Wednesday, March 14, 2012

Armenia: The Four Things You Must Try

Dinner at Afrikyanneri Pankok restaurant in Yerevan

Before I went to Armenia, I was told by Georgians there were four things I must try:
  1. Tolma
  2. Cognac
  3. Sujuk or basturma - types of sausage, with the latter being quite peppery
  4. Go to Lake Sevan
None of these Georgians had actually been in Armenia, mind you, but they had their recommendations nonetheless.

On our first day in Armenia, Kathy and I were able to tick three things off the list:

Yerevan is filled with basement restaurants and clubs. By chance, we selected the Afrikyanneri Pandok restaurant, which has been in business since 1829 or so.  At least according to a sign.

Dinner at Afrikyanneri Pankok restaurant in Yerevan

The interior was castle-ish and intimate. An oxymoron, I know.

There were musicians.

Dinner at Afrikyanneri Pankok restaurant in Yerevan

A variety of bread was served. I thought it was just so-so, though it looked delicious.

The tolma tasted good, though I find the Georgian version, whether wrapped in grape or cabbage leaves, to be just as fine.

Kathy deemed the hummus the best she'd ever had. 


Dinner at Afrikyanneri Pankok restaurant in Yerevan

The salad Kathy ordered had a delicious yogurt-and-cheese dressing that I thought was the best part of the entire meal. But we both loved the fresh tomatoes, cucumbers, onions, and parlsey. Winter in Georgia makes one long for such garden-brightness. Locavority be damned sometimes.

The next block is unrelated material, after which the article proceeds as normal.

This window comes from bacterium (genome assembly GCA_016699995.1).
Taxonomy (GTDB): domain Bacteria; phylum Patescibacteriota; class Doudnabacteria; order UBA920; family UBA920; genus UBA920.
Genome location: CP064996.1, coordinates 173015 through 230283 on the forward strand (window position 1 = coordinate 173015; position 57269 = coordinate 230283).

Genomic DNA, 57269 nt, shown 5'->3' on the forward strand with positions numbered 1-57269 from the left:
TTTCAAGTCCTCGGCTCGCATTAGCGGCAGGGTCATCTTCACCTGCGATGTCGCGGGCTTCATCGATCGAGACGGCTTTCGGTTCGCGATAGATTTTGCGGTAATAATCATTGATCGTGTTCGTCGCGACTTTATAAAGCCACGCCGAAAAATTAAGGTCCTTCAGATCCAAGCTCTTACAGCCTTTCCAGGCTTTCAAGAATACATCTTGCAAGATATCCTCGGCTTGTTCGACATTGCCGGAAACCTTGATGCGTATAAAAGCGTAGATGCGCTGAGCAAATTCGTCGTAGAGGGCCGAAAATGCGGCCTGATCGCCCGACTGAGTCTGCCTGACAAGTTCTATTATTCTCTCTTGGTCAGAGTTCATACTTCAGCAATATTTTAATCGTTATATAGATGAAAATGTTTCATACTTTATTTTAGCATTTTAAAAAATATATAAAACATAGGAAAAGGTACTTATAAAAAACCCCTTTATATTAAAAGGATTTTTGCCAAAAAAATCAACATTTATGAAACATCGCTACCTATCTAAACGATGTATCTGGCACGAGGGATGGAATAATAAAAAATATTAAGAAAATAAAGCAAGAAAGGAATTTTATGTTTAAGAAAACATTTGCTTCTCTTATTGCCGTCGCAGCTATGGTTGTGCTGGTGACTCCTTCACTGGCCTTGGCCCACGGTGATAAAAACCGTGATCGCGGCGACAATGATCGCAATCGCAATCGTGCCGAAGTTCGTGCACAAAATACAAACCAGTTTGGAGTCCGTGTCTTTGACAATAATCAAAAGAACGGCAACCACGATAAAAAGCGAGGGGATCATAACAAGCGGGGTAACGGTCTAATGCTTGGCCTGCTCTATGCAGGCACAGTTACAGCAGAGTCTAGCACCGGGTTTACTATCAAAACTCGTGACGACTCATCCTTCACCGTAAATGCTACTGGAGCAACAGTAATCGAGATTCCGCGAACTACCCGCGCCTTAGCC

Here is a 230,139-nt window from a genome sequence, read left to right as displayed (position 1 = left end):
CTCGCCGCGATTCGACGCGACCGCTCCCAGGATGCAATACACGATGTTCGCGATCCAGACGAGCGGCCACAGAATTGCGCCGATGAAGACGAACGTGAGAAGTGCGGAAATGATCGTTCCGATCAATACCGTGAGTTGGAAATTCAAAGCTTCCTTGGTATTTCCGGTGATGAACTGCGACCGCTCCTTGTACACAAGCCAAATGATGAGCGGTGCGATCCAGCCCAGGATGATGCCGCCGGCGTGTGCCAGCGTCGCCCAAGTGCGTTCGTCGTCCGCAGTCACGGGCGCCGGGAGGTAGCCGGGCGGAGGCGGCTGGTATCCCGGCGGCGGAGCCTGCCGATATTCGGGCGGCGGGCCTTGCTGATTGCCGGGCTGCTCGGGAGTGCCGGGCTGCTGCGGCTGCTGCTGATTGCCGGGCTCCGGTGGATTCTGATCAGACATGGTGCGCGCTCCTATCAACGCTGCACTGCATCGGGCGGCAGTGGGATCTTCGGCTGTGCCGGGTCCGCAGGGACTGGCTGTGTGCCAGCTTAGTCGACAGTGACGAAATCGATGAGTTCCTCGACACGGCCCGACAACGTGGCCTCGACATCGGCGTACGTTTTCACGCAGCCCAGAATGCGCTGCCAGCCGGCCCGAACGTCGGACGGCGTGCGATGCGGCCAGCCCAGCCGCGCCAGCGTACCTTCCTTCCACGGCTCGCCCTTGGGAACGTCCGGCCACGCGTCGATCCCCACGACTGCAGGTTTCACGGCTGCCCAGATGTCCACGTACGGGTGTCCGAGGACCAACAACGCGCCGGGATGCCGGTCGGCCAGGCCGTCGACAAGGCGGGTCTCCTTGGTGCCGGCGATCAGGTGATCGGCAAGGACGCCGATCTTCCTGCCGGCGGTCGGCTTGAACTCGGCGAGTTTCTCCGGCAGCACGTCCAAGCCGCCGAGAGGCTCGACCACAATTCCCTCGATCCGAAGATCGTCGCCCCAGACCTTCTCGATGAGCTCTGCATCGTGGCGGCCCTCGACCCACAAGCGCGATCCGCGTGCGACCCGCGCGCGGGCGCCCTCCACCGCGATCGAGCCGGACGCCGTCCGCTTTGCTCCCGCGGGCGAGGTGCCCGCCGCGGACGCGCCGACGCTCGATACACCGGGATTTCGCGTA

Kathy and I finished our dinner with two different kinds of cognac: Ararat and Ani. Not being a connoisseur, my humble opinion is that they tasted like a very smooth tcha-tcha, with a pleasing amber color. For my money, I'd just go with a good tcha-tcha. 

After dinner, we walked back to Center Hostel, noting that Yerevan's pavement was not as treacherous as that in Georgia.

We stopped at a corner market.

Corner market in Yerevan

I bought a sujuk, which the proprietor sliced for me.


Sujuk from Armenia



I also bought a smallish bag of tiny spiced crackers and two of what Kathy and I thought were dried fruit - maybe peaches or oranges.

Herb in corner market, Yerevan


We climbed the four floors to our hostel and chatted awhile with the warm hostess, Suzanne. Kathy speaks some German and so does Suzanne, so they were able to communicate fairly effectively, Kathy keeping me apprised of the conversation. I shared some of the Gori wine I'd brought with me (which Mariami had given to me on that glorious, rainy day where we picnicked in a Fiat), and we cut into the dried fruit.

Which turned out to be a peach packed with sugar and chopped walnuts. To me, it was like eating a tablespoon of sugar (not a tasty experience), but Kathy, who loves sweets, liked it.  I'm still not sure how all of this sugar/walnuts got into the peach, but I think it involved boiling the peach for a long time, and then .... I dunno.


Presently our tasty day was complete.  We got into our respective bunk beds, under the most soothing-swaddling of duvets and the simple pleasure of not having to wear socks to bed! What freedom!







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